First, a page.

Maris a name of frequent occurrence among the Orientals, and especially in Syria and Persia.
1. The later Nestorians circulated a legend concerning a person of this name, whom they claimed to have been one of the seventy-two disciples of Christ, a disciple of Thaddueus, colaborer with Thomas, and founder and first bishop of the Church at Seleucia-Ctcsiphson. This legend is connected with that of Abgarus (q.v.), and deserves no credit. The Chaldaean Christians class him with their principal saints as the Apostle of Mesopotamia, and ascribe to him the composition of their liturgy in part.
2. A second Maris, better known in the West, is noted solely because to him is addressed the letter of Ibas, president of the theological school at Edessa, which is preserved in Mansi (t. ix, col. 298-300), among the acts of the fifth oecumenical council held at Constantinople in 553, and which the Nestorians afterwards regarded as a kind of confession of faith.
3. Another Maris as was surnamed Bar-Tobi. He became patriarch of the Persian Nestorians in 987, and is remarkable as the first patriarch who derived his authority from the caliphs.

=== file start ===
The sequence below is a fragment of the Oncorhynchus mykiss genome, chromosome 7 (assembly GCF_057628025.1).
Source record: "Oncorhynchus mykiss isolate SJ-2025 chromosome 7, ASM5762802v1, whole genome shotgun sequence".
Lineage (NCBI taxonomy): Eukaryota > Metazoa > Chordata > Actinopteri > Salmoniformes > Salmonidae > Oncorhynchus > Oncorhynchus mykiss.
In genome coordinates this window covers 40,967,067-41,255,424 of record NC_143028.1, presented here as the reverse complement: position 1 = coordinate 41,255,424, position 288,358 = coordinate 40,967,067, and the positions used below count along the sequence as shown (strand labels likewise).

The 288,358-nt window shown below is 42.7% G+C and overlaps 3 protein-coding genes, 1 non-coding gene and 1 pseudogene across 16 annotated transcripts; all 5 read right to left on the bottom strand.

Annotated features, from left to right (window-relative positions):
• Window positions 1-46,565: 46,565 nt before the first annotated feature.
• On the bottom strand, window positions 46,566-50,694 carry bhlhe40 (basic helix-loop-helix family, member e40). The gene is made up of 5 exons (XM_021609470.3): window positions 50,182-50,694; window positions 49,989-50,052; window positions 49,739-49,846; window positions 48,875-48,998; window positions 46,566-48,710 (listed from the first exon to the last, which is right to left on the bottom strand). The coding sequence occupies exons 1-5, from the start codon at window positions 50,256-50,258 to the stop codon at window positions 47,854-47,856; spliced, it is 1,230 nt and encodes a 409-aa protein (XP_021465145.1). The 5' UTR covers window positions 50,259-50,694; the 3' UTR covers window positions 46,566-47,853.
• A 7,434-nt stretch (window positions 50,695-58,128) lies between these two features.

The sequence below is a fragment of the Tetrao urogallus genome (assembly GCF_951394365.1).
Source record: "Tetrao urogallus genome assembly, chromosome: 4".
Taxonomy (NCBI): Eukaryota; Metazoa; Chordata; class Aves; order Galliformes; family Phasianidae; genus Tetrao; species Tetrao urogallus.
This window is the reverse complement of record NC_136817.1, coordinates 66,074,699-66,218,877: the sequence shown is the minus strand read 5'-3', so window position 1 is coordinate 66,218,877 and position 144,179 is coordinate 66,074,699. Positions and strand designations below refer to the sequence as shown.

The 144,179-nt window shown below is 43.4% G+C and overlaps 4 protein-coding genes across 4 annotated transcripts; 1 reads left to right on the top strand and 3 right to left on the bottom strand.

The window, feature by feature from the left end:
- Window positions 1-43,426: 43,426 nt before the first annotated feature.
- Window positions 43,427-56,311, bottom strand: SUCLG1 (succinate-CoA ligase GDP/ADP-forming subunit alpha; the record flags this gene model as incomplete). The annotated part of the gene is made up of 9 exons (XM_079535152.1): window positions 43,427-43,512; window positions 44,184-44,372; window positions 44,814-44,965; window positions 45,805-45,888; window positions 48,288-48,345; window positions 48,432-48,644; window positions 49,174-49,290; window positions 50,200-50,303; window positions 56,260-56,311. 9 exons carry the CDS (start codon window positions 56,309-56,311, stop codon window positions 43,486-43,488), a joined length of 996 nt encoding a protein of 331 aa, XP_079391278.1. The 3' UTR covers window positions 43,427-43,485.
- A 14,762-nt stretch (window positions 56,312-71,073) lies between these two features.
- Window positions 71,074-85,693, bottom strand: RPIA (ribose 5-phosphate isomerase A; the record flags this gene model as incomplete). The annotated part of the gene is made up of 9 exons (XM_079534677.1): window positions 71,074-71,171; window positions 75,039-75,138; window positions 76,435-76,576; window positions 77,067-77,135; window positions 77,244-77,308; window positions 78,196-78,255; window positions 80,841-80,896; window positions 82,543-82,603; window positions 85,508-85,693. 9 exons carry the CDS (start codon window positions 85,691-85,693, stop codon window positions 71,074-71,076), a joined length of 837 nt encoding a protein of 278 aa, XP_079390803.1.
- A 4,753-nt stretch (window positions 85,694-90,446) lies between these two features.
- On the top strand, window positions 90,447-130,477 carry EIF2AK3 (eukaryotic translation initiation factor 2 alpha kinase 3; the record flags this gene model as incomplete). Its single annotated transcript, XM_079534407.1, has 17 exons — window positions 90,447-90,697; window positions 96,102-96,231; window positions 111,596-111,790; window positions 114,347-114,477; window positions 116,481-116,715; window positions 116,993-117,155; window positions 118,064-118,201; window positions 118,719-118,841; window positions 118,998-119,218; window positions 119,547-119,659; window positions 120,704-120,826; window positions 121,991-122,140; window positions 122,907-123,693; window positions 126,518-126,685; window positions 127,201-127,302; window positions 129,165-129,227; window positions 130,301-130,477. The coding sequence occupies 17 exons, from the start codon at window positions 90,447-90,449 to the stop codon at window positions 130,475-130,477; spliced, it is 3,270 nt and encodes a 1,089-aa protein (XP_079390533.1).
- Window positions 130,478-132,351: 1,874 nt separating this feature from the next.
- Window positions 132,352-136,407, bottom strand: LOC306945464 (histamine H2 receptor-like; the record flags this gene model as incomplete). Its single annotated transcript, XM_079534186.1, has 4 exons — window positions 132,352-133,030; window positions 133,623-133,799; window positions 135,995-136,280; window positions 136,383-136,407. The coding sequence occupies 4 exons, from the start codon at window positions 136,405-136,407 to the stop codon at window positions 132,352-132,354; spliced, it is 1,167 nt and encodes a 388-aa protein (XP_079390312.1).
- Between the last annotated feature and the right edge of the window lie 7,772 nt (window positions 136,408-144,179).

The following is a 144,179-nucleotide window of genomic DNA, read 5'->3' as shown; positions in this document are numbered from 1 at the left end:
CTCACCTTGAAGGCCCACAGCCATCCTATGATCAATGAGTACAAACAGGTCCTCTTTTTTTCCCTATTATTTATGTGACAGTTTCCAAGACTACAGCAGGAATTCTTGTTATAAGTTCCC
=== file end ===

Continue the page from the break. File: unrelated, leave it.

4. A fourth of this name, distinguished by the name of Solomon's son, lived in the 12th century, and wrote a history in Arabic of the Nestorian patriarchs, of which Assemani (Bibliotheca Orient. 3:554 sq., 581 sq.) furnishes an epitome.
5. Finally, Theodoret (q.v.) narrates an anecdote of still another Maris, which is noteworthy chiefly because of the light which it throws on the views of that bishop, and of the use which Romanists have made of it. Maris was a hermit, who had long desired to see "the most sacred, mysterious sacrifice" offered, and Theodoret joyfully complied with his wish. The sacred vessels were taken to his retreat, the hands of the deacons served as an altar, "and thus," says the bishop, "I offered the mysterious, divine, and saving sacrifice" in his presence. Romish writers find in these words of the distinguished father and historian of the 5th century an argument in favor of the Mass. See Theodoret, Religiosa historia, c. 2; Wetzer und Welte, Kirchen-Lex. 12:769. SEE NESTORIUS.